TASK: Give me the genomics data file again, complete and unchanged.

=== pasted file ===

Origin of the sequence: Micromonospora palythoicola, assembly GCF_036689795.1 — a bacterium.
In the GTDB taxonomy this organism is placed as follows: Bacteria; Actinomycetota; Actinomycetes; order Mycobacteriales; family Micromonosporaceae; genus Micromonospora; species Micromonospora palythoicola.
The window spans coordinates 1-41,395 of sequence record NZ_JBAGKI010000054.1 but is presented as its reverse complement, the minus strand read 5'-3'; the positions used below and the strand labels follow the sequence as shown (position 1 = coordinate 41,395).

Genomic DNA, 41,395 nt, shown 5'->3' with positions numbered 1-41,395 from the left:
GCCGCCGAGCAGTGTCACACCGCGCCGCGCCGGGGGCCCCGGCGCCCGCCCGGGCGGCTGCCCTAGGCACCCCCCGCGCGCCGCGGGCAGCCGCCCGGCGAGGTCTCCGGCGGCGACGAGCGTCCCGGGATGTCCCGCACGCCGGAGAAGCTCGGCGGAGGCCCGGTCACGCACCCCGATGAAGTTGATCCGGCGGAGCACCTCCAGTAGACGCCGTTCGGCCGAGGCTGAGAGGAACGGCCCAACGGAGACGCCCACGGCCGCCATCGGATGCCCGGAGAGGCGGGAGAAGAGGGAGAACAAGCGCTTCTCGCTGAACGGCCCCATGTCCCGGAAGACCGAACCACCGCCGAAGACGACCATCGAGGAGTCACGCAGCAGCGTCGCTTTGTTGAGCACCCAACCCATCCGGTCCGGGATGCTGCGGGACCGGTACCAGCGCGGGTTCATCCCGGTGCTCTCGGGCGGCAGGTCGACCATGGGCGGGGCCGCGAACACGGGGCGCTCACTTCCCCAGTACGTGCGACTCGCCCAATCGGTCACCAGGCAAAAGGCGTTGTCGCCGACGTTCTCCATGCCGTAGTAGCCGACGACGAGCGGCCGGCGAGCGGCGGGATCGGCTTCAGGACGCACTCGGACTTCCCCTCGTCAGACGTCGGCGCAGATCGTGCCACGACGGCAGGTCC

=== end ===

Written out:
Origin of the sequence: Micromonospora palythoicola, assembly GCF_036689795.1 — a bacterium.
In the GTDB taxonomy this organism is placed as follows: Bacteria; Actinomycetota; Actinomycetes; order Mycobacteriales; family Micromonosporaceae; genus Micromonospora; species Micromonospora palythoicola.
The window spans coordinates 1-41,395 of sequence record NZ_JBAGKI010000054.1 but is presented as its reverse complement, the minus strand read 5'-3'; the positions used below and the strand labels follow the sequence as shown (position 1 = coordinate 41,395).

Genomic DNA, 41,395 nt, shown 5'->3' with positions numbered 1-41,395 from the left:
GCCGCCGAGCAGTGTCACACCGCGCCGCGCCGGGGGCCCCGGCGCCCGCCCGGGCGGCTGCCCTAGGCACCCCCCGCGCGCCGCGGGCAGCCGCCCGGCGAGGTCTCCGGCGGCGACGAGCGTCCCGGGATGTCCCGCACGCCGGAGAAGCTCGGCGGAGGCCCGGTCACGCACCCCGATGAAGTTGATCCGGCGGAGCACCTCCAGTAGACGCCGTTCGGCCGAGGCTGAGAGGAACGGCCCAACGGAGACGCCCACGGCCGCCATCGGATGCCCGGAGAGGCGGGAGAAGAGGGAGAACAAGCGCTTCTCGCTGAACGGCCCCATGTCCCGGAAGACCGAACCACCGCCGAAGACGACCATCGAGGAGTCACGCAGCAGCGTCGCTTTGTTGAGCACCCAACCCATCCGGTCCGGGATGCTGCGGGACCGGTACCAGCGCGGGTTCATCCCGGTGCTCTCGGGCGGCAGGTCGACCATGGGCGGGGCCGCGAACACGGGGCGCTCACTTCCCCAGTACGTGCGACTCGCCCAATCGGTCACCAGGCAAAAGGCGTTGTCGCCGACGTTCTCCATGCCGTAGTAGCCGACGACGAGCGGCCGGCGAGCGGCGGGATCGGCTTCAGGACGCACTCGGACTTCCCCTCGTCAGACGTCGGCGCAGATCGTGCCACGACGGCAGGTCC